Known worldwide, but only rarely performing in Canada, the Québécois troupe was born in the Magdalene Islands (a small archipelago in the Gulf of the Saint Lawrence River.) They have performed some 4,000 shows abroad since 1993. But unlike another famous Québécois circus group, Éloize hasn't gone Vegas yet. Actually, they turned the other way and instead of whimsy, they bring on real-world urban life.
And what a fascinating life it is. The characters in the show are street artists, a motley crew of young Buskerfest-types who can perform amazing feats of physical strength and flexibility. And can break-dance up a storm.
The ingenious staging consists of a cutout backdrop in the shape of a city skyline, which becomes a perch, a trampoline, and a screen for amazing projections that transform the stage and show the creativity of the team behind the scenes. Graffiti magically appears and the cityscape lights up and morphs into a tenement building. Chairs are moved around by acrobats, people skip some serious rope on the sidewalk, and gangs dance instead of fight.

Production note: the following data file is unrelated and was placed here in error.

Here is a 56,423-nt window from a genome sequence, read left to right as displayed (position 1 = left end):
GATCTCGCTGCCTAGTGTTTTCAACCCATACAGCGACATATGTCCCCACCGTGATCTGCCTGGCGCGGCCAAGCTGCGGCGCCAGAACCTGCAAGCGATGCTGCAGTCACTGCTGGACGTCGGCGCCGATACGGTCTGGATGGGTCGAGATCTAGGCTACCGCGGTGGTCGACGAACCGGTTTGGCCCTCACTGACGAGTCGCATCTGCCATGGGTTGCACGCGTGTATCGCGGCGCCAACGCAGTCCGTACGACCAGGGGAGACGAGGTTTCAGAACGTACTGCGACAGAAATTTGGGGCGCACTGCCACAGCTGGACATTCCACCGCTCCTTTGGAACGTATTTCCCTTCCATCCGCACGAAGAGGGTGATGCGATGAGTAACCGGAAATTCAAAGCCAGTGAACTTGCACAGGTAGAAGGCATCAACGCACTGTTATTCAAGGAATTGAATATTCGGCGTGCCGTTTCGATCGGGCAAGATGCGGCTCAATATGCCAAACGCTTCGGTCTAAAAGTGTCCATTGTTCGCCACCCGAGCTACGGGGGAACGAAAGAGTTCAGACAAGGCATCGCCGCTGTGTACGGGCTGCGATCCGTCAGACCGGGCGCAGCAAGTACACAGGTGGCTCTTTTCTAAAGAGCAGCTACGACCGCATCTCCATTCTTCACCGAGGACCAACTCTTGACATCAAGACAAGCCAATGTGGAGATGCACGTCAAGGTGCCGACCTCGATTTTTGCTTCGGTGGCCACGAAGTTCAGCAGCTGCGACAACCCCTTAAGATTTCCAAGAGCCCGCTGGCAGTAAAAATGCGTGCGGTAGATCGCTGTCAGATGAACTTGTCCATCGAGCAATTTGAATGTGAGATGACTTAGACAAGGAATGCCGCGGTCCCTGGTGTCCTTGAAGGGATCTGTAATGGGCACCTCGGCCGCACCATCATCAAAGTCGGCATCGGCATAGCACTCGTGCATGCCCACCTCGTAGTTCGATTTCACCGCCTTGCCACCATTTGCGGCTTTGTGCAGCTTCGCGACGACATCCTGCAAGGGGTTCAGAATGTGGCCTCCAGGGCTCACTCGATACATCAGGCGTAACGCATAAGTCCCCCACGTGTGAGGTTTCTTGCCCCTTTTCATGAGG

How they can spin on their heads for minutes at a time is totally beyond me.
But without the music, iD wouldn't have the same punch. The rhythm here is set by the urban noises of jackhammers and sirens. The soundtrack is extraordinary and fits the show energy with a selection of electronic music with great vocals in Spanish, French and English, and a mix going from techno to rock to breakbeat to ambient to hip-hop.
The workers who did the renovation of the Centre were given tickets to see why they had to hurry so much to get the job done on time. I bet they were impressed. With a show like Cirque Éloize's, the Centre re-opens its doors with high standards. Entirely entertaining, imaginative, and energetic like heat lightning.